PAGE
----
Schedules of Indian Constitution

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There are 12 Schedules in The Indian Constitution.

First Schedule

deals with territories of 28 states and seven union territories of the Indian Union.

Second Schedule

deals with salaries, allowances etc. of President, Vice President, Speaker, Judges of Supreme Court and High Courts, Comptroller and Auditor General etc.

Third Schedule

of constitution prescribes the various forms of oath or affirmation which various incumbents have to take before assuming a public office.

Fourth Schedule

deals with seats allotted to various states and union territories in the Rajya Sabha (Council of States).

Fifth Schedule

deals with the provision regarding administration and control of the scheduled areas.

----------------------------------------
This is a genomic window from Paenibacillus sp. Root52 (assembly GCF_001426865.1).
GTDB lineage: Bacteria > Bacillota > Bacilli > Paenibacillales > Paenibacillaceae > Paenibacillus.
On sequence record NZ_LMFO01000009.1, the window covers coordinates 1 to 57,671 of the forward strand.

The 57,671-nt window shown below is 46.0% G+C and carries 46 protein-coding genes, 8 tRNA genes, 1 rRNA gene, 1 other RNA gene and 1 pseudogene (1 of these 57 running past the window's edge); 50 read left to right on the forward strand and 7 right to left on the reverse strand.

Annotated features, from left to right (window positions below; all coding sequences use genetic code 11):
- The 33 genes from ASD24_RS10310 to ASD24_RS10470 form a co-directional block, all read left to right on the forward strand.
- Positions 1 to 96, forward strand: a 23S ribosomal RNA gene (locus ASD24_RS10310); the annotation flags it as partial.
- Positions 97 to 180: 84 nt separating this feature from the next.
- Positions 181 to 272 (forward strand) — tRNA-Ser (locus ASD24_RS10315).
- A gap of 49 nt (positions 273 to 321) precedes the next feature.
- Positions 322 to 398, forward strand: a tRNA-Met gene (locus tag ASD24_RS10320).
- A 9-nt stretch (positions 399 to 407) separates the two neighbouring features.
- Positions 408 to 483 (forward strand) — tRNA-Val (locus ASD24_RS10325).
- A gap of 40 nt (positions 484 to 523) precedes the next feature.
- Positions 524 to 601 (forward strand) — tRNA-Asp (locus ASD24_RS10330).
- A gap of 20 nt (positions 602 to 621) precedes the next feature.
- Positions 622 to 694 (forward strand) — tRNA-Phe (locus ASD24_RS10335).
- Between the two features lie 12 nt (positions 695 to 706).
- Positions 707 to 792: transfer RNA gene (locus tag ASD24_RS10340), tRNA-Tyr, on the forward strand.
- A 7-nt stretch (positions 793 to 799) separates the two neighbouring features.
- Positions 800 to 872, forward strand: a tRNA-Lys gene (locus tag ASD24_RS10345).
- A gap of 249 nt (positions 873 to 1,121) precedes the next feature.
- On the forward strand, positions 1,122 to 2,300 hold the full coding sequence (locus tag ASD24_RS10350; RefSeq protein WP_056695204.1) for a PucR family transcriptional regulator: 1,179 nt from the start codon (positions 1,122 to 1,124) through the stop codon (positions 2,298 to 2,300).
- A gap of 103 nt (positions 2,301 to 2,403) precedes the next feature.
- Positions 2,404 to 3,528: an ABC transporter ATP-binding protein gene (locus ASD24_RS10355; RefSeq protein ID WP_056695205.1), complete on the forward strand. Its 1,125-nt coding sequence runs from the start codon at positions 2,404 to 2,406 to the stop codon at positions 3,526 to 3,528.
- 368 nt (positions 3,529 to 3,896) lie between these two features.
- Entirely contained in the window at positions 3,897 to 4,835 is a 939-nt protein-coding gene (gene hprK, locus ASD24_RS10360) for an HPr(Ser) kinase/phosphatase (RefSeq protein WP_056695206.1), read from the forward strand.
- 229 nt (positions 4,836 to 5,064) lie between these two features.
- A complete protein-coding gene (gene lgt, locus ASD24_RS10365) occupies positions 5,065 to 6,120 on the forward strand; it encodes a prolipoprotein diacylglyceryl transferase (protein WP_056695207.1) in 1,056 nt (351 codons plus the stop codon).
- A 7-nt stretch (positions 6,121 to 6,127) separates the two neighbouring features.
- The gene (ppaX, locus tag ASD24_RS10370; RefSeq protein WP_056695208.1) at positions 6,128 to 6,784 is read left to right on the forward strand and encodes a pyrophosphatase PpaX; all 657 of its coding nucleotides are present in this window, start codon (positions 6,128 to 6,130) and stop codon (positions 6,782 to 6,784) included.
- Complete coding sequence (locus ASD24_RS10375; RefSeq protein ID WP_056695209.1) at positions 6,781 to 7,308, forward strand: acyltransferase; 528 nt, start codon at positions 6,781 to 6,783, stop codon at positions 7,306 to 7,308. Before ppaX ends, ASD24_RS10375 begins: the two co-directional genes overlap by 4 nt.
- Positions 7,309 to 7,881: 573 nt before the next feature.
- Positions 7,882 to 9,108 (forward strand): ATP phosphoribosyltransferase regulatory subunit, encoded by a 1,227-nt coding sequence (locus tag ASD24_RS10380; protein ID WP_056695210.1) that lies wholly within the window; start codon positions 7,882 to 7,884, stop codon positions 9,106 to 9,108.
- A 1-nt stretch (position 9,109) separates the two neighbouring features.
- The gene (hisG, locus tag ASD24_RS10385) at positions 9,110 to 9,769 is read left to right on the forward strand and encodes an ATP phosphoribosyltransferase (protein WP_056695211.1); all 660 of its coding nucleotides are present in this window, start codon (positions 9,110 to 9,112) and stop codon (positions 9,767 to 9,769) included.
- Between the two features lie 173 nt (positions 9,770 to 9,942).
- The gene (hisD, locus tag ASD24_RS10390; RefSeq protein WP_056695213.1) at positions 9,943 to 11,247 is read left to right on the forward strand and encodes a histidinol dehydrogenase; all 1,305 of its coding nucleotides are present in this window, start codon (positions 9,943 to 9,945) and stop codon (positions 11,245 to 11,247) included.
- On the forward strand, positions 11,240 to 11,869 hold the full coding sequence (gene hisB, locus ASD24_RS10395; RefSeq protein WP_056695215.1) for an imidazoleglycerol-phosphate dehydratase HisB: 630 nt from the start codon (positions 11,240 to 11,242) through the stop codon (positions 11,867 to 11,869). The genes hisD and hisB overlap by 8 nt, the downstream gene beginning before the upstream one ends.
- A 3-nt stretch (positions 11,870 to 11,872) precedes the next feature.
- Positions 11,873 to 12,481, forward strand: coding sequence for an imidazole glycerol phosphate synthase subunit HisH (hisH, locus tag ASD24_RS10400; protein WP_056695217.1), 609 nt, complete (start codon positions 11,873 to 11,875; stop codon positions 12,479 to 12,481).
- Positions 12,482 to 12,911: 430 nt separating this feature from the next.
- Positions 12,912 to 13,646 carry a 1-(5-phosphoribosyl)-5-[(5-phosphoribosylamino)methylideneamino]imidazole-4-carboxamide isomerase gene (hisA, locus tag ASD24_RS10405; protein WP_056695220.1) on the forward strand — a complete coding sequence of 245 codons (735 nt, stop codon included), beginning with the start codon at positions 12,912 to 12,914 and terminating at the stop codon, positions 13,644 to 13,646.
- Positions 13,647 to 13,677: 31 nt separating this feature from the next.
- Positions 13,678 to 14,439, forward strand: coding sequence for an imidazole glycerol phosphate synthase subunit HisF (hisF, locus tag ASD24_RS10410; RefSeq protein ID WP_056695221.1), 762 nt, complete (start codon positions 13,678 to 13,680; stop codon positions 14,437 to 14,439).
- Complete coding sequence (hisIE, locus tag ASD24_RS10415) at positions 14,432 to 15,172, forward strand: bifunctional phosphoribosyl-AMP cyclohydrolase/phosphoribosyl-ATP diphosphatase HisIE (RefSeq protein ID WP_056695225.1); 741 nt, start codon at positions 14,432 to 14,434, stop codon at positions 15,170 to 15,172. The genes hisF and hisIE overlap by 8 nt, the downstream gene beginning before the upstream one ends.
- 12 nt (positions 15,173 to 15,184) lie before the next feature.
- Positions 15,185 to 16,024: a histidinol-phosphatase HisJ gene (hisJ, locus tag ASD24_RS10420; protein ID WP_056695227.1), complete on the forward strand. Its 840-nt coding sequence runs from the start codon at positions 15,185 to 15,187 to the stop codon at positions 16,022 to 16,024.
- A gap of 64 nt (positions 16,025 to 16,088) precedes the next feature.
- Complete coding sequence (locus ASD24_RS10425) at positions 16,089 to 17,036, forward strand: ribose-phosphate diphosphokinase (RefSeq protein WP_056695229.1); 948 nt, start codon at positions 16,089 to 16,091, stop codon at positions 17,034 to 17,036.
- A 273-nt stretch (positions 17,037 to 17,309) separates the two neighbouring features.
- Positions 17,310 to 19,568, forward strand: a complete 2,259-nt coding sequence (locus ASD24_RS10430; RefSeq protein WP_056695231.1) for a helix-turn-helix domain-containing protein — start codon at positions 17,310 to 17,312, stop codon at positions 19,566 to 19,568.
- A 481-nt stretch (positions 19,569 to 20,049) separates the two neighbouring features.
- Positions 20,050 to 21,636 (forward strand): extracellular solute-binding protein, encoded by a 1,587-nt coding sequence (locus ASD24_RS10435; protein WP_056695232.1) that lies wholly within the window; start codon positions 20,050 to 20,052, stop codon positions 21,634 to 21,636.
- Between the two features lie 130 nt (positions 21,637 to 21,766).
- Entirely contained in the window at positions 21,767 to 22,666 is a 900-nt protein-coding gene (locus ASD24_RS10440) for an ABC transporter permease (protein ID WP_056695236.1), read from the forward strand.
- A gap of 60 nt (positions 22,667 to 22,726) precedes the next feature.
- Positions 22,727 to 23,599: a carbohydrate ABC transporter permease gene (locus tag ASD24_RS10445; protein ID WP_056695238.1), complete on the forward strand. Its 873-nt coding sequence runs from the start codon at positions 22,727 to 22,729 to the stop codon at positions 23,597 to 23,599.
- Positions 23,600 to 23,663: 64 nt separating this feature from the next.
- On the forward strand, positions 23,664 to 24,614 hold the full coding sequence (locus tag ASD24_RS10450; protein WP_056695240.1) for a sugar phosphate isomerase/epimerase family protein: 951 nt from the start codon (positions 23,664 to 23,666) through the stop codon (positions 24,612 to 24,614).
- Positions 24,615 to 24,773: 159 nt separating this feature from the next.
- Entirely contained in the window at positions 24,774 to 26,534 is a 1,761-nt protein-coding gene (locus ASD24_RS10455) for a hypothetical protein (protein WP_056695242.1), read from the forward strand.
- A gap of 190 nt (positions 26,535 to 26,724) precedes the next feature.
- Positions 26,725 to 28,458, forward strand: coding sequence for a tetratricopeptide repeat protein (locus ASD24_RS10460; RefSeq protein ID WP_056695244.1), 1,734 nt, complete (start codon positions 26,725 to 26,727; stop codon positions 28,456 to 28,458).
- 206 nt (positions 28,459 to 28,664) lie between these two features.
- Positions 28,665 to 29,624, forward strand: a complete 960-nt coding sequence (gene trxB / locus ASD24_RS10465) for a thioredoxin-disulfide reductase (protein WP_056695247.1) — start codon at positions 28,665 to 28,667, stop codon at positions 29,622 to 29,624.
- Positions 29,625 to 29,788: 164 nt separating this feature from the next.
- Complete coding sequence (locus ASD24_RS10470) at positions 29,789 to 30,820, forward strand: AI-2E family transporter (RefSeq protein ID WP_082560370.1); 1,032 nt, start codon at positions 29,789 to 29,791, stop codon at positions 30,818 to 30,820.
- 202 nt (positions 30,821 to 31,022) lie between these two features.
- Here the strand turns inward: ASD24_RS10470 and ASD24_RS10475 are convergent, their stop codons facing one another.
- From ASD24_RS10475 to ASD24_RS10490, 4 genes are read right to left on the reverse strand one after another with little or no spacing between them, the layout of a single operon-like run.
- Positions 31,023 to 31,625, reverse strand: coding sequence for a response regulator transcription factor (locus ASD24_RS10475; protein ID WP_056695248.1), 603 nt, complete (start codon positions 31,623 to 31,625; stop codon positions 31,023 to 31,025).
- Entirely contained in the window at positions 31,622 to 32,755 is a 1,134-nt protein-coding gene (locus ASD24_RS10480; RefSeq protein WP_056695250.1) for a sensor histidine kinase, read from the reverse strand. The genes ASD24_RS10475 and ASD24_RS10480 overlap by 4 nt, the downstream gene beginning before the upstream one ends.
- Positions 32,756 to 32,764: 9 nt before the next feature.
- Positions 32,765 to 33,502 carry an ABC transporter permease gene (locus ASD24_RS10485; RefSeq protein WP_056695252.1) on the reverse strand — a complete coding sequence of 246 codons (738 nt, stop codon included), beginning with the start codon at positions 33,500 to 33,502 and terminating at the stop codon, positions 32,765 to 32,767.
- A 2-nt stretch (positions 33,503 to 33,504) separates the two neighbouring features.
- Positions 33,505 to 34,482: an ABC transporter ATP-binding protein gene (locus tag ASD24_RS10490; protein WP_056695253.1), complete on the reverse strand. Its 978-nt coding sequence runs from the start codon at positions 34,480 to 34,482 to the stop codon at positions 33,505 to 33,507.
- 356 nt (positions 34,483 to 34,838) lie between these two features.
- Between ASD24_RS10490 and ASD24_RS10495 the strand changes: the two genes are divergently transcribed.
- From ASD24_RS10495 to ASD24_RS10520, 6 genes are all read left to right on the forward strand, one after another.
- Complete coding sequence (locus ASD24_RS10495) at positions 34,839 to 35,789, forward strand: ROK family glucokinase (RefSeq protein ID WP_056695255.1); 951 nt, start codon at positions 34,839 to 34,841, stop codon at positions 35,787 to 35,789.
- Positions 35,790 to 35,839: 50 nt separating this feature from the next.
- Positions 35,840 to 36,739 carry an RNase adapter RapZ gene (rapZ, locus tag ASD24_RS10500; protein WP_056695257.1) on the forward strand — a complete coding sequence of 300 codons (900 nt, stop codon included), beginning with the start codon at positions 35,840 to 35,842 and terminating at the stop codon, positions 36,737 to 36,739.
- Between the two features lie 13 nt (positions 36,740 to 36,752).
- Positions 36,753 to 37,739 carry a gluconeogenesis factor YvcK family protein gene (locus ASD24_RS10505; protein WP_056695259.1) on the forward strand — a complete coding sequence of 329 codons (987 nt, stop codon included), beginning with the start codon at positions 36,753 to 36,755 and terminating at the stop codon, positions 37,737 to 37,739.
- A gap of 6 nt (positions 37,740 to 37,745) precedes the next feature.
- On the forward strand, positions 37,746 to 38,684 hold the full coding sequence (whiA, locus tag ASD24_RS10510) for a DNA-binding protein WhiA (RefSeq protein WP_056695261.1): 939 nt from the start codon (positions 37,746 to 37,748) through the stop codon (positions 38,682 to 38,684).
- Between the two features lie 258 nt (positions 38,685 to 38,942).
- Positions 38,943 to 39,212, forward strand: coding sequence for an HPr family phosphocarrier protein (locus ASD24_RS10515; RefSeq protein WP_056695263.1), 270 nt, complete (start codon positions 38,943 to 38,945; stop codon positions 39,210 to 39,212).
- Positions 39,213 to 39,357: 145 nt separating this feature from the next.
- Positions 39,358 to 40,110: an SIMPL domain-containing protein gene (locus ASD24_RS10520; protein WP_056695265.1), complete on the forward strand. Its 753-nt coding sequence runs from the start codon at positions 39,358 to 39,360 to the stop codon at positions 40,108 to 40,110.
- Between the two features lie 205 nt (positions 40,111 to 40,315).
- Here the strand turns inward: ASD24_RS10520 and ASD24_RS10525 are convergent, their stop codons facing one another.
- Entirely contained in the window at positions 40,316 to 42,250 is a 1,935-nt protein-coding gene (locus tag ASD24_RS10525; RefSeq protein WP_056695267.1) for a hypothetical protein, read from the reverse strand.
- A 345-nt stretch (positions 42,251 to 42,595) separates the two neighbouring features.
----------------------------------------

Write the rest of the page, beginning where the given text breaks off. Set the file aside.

Sixth Schedule

deals with the provision regarding administration of tribal areas in the state of Assam, Meghalaya, and Mizoram.

Read Also: Legislative Relation Between Centre and State in India

Seventh Schedule

details the subjects contained in the three lists – union list, state list, and concurrent list, over which the Union and state governments enjoy authority.

Eighth Schedule

gives the list of 22 regional languages recognized by the original Constitution (Assamese, Bengali, Gujarati, Hindi, Kannada, Kashmiri, Malayalam, Marathi, Oriya, Punjabi, Sanskrit, Tamil, Telugu and Urdu) the 15th (Sindhi) was added by the 21st Amendment in 1967; and three viz Konkani, Manipuri, and Nepali were added by the 71st Amendment in 1992. In 2004 four more languages were added to the Eighth Schedule viz Bodo, Maithili, Santhali, and Dogri. With this total number of regional languages increased to 22.

Ninth Schedule

covers land and tenure reforms; the accession of Sikkim with India. It may be reviewed by the courts

Tenth Schedule

introduces the “Anti-defection” provisions for Members of Parliament and Members of the State Legislatures.

Eleventh Schedule

constituted for Panchayats, for rural development.

Twelfth Schedule

defines Powers, authority, and responsibilities of Municipalities.

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